Here is a picnic that Petros and Michael are going to share equally. Can you tell us what each of them will have?

You can work out the number someone else is thinking of as follows. Ask a friend to think of any natural number less than 100. Then ask them to tell you the remainders when this number is divided by. . . .

Benâ€™s class were cutting up number tracks. First they cut them into twos and added up the numbers on each piece. What patterns could they see?

There is a clock-face where the numbers have become all mixed up. Can you find out where all the numbers have got to from these ten statements?

A game for 2 people using a pack of cards Turn over 2 cards and try to make an odd number or a multiple of 3.

Look on the back of any modern book and you will find an ISBN code. Take this code and calculate this sum in the way shown. Can you see what the answers always have in common?

Using some or all of the operations of addition, subtraction, multiplication and division and using the digits 3, 3, 8 and 8 each once and only once make an expression equal to 24.

Take any four digit number. Move the first digit to the end and move the rest along. Now add your two numbers. Did you get a multiple of 11?

Gabriel multiplied together some numbers and then erased them. Can you figure out where each number was?

Take the number 6 469 693 230 and divide it by the first ten prime numbers and you'll find the most beautiful, most magic of all numbers. What is it?

Alf describes how the Gattegno chart helped a class of 7-9 year olds gain an awareness of place value and of the inverse relationship between multiplication and division.

Does this 'trick' for calculating multiples of 11 always work? Why or why not?

Look at what happens when you take a number, square it and subtract your answer. What kind of number do you get? Can you prove it?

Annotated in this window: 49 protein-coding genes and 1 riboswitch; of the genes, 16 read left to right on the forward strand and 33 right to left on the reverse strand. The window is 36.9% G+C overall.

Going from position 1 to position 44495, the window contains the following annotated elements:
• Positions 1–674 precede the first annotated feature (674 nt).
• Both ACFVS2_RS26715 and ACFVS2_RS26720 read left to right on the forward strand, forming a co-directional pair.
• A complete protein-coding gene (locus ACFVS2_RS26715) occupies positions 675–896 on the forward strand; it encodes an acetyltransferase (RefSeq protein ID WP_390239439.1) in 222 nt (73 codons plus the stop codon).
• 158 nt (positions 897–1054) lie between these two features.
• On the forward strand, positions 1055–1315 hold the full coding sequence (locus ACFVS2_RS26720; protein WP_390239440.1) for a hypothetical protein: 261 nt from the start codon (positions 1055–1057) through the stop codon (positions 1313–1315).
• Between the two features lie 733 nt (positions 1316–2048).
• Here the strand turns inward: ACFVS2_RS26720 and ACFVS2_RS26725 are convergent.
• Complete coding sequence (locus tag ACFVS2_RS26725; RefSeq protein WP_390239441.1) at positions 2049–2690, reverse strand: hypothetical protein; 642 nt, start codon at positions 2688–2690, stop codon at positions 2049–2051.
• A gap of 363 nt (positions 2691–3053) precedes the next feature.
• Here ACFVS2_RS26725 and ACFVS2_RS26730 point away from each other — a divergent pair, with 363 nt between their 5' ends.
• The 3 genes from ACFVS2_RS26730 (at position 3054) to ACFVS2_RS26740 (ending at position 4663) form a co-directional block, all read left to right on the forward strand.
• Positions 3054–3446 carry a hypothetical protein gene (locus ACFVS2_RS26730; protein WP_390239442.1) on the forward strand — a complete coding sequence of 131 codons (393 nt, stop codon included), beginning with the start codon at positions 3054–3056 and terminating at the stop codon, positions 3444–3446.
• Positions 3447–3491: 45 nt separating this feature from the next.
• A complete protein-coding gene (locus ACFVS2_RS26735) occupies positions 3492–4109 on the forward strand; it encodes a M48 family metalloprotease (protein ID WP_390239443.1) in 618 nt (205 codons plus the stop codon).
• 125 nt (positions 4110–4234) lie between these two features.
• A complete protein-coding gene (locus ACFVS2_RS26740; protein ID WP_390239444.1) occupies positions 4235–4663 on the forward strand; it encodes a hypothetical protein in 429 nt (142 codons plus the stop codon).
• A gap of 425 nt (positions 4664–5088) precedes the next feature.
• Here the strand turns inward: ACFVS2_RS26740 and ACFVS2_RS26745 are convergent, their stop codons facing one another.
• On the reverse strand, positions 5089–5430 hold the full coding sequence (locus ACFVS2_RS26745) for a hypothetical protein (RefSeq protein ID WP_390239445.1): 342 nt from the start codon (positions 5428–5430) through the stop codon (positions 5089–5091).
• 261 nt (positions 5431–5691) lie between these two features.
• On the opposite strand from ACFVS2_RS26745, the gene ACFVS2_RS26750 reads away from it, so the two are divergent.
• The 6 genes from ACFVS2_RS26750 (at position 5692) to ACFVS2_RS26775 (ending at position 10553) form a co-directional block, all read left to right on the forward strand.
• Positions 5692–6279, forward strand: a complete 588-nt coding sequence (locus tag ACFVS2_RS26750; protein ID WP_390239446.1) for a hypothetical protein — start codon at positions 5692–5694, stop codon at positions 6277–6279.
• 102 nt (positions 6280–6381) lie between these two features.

After training hard, these two children have improved their results. Can you work out the length or height of their first jumps?

These pictures and answers leave the viewer with the problem "What is the Question". Can you give the question and how the answer follows?

Find the highest power of 11 that will divide into 1000! exactly.

Mathematicians are always looking for efficient methods for solving problems. How efficient can you be?

This article for primary teachers encourages exploration of two fundamental ideas, exchange and 'unitising', which will help children become more fluent when calculating.

When the number x 1 x x x is multiplied by 417 this gives the answer 9 x x x 0 5 7. Find the missing digits, each of which is represented by an "x" .

Mr McGregor has a magic potting shed. Overnight, the number of plants in it doubles. He'd like to put the same number of plants in each of three gardens, planting one garden each day. Can he do it?

Here is a chance to play a version of the classic Countdown Game.

In this article for primary teachers, Lynne McClure outlines what is meant by fluency in the context of number and explains how our selection of NRICH tasks can help.

Skippy and Anna are locked in a room in a large castle. The key to that room, and all the other rooms, is a number. The numbers are locked away in a problem. Can you help them to get out?